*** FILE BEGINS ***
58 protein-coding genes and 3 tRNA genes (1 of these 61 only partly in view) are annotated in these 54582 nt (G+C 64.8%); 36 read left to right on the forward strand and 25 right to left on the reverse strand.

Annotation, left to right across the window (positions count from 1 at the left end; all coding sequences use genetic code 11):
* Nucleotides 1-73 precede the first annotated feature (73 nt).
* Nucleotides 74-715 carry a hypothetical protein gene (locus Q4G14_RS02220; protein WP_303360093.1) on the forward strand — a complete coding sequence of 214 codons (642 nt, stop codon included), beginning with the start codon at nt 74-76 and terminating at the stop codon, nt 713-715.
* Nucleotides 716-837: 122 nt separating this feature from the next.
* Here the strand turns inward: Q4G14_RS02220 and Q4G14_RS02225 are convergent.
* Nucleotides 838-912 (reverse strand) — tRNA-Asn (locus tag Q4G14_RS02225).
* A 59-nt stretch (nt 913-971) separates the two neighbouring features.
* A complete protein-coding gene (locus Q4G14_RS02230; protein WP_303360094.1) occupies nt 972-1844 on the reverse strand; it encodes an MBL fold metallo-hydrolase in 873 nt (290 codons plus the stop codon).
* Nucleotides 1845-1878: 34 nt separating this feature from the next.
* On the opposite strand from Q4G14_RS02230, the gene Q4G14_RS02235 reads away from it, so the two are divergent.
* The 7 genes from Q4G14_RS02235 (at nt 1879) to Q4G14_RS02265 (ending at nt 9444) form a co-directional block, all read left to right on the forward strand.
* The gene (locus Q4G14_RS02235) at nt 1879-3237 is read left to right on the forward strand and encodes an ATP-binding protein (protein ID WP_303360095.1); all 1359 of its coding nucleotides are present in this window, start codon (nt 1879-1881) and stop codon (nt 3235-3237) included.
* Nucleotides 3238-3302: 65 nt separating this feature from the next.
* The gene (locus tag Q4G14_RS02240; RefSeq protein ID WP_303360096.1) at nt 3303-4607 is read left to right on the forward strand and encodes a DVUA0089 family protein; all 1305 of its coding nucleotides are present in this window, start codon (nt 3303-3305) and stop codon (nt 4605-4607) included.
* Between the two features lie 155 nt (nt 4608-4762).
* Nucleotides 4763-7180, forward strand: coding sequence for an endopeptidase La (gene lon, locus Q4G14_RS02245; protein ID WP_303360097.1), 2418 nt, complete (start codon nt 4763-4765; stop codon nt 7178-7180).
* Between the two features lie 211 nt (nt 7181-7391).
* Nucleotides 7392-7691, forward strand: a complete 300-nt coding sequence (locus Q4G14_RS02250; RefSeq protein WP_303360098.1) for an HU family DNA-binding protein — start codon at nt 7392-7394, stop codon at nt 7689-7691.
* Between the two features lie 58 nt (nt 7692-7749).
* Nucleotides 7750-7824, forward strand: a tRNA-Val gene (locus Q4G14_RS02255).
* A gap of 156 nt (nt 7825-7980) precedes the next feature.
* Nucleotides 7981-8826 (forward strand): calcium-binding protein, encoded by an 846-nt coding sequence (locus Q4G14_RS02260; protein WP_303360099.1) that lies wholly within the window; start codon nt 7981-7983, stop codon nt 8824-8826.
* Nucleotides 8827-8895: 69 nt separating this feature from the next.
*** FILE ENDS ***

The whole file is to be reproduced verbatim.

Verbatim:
58 protein-coding genes and 3 tRNA genes (1 of these 61 only partly in view) are annotated in these 54582 nt (G+C 64.8%); 36 read left to right on the forward strand and 25 right to left on the reverse strand.

Annotation, left to right across the window (positions count from 1 at the left end; all coding sequences use genetic code 11):
* Nucleotides 1-73 precede the first annotated feature (73 nt).
* Nucleotides 74-715 carry a hypothetical protein gene (locus Q4G14_RS02220; protein WP_303360093.1) on the forward strand — a complete coding sequence of 214 codons (642 nt, stop codon included), beginning with the start codon at nt 74-76 and terminating at the stop codon, nt 713-715.
* Nucleotides 716-837: 122 nt separating this feature from the next.
* Here the strand turns inward: Q4G14_RS02220 and Q4G14_RS02225 are convergent.
* Nucleotides 838-912 (reverse strand) — tRNA-Asn (locus tag Q4G14_RS02225).
* A 59-nt stretch (nt 913-971) separates the two neighbouring features.
* A complete protein-coding gene (locus Q4G14_RS02230; protein WP_303360094.1) occupies nt 972-1844 on the reverse strand; it encodes an MBL fold metallo-hydrolase in 873 nt (290 codons plus the stop codon).
* Nucleotides 1845-1878: 34 nt separating this feature from the next.
* On the opposite strand from Q4G14_RS02230, the gene Q4G14_RS02235 reads away from it, so the two are divergent.
* The 7 genes from Q4G14_RS02235 (at nt 1879) to Q4G14_RS02265 (ending at nt 9444) form a co-directional block, all read left to right on the forward strand.
* The gene (locus Q4G14_RS02235) at nt 1879-3237 is read left to right on the forward strand and encodes an ATP-binding protein (protein ID WP_303360095.1); all 1359 of its coding nucleotides are present in this window, start codon (nt 1879-1881) and stop codon (nt 3235-3237) included.
* Nucleotides 3238-3302: 65 nt separating this feature from the next.
* The gene (locus tag Q4G14_RS02240; RefSeq protein ID WP_303360096.1) at nt 3303-4607 is read left to right on the forward strand and encodes a DVUA0089 family protein; all 1305 of its coding nucleotides are present in this window, start codon (nt 3303-3305) and stop codon (nt 4605-4607) included.
* Between the two features lie 155 nt (nt 4608-4762).
* Nucleotides 4763-7180, forward strand: coding sequence for an endopeptidase La (gene lon, locus Q4G14_RS02245; protein ID WP_303360097.1), 2418 nt, complete (start codon nt 4763-4765; stop codon nt 7178-7180).
* Between the two features lie 211 nt (nt 7181-7391).
* Nucleotides 7392-7691, forward strand: a complete 300-nt coding sequence (locus Q4G14_RS02250; RefSeq protein WP_303360098.1) for an HU family DNA-binding protein — start codon at nt 7392-7394, stop codon at nt 7689-7691.
* Between the two features lie 58 nt (nt 7692-7749).
* Nucleotides 7750-7824, forward strand: a tRNA-Val gene (locus Q4G14_RS02255).
* A gap of 156 nt (nt 7825-7980) precedes the next feature.
* Nucleotides 7981-8826 (forward strand): calcium-binding protein, encoded by an 846-nt coding sequence (locus Q4G14_RS02260; protein WP_303360099.1) that lies wholly within the window; start codon nt 7981-7983, stop codon nt 8824-8826.
* Nucleotides 8827-8895: 69 nt separating this feature from the next.